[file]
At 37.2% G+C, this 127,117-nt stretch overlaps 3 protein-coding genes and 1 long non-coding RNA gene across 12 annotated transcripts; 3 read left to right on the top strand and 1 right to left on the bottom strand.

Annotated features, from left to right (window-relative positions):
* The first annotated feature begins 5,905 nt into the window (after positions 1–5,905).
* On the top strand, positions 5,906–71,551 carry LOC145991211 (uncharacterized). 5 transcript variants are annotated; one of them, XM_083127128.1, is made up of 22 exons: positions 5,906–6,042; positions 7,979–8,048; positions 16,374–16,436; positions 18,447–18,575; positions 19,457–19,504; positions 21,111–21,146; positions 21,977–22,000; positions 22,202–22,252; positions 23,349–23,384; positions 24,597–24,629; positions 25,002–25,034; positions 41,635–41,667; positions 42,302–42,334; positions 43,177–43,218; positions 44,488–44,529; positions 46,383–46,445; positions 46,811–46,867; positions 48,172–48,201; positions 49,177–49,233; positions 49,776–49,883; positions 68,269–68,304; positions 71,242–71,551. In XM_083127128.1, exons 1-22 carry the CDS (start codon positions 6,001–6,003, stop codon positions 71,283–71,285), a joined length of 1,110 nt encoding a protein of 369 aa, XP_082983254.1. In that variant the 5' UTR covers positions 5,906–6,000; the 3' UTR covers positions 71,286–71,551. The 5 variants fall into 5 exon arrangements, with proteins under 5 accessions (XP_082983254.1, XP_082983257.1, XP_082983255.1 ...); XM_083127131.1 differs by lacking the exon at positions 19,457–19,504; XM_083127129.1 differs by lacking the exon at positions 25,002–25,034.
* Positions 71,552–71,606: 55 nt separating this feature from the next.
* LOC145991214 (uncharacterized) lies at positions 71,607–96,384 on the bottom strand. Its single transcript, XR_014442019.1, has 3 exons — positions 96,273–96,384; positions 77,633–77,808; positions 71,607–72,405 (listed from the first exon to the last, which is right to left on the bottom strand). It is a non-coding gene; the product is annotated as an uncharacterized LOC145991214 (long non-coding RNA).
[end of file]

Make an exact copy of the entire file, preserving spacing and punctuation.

At 37.2% G+C, this 127,117-nt stretch overlaps 3 protein-coding genes and 1 long non-coding RNA gene across 12 annotated transcripts; 3 read left to right on the top strand and 1 right to left on the bottom strand.

Annotated features, from left to right (window-relative positions):
* The first annotated feature begins 5,905 nt into the window (after positions 1–5,905).
* On the top strand, positions 5,906–71,551 carry LOC145991211 (uncharacterized). 5 transcript variants are annotated; one of them, XM_083127128.1, is made up of 22 exons: positions 5,906–6,042; positions 7,979–8,048; positions 16,374–16,436; positions 18,447–18,575; positions 19,457–19,504; positions 21,111–21,146; positions 21,977–22,000; positions 22,202–22,252; positions 23,349–23,384; positions 24,597–24,629; positions 25,002–25,034; positions 41,635–41,667; positions 42,302–42,334; positions 43,177–43,218; positions 44,488–44,529; positions 46,383–46,445; positions 46,811–46,867; positions 48,172–48,201; positions 49,177–49,233; positions 49,776–49,883; positions 68,269–68,304; positions 71,242–71,551. In XM_083127128.1, exons 1-22 carry the CDS (start codon positions 6,001–6,003, stop codon positions 71,283–71,285), a joined length of 1,110 nt encoding a protein of 369 aa, XP_082983254.1. In that variant the 5' UTR covers positions 5,906–6,000; the 3' UTR covers positions 71,286–71,551. The 5 variants fall into 5 exon arrangements, with proteins under 5 accessions (XP_082983254.1, XP_082983257.1, XP_082983255.1 ...); XM_083127131.1 differs by lacking the exon at positions 19,457–19,504; XM_083127129.1 differs by lacking the exon at positions 25,002–25,034.
* Positions 71,552–71,606: 55 nt separating this feature from the next.
* LOC145991214 (uncharacterized) lies at positions 71,607–96,384 on the bottom strand. Its single transcript, XR_014442019.1, has 3 exons — positions 96,273–96,384; positions 77,633–77,808; positions 71,607–72,405 (listed from the first exon to the last, which is right to left on the bottom strand). It is a non-coding gene; the product is annotated as an uncharacterized LOC145991214 (long non-coding RNA).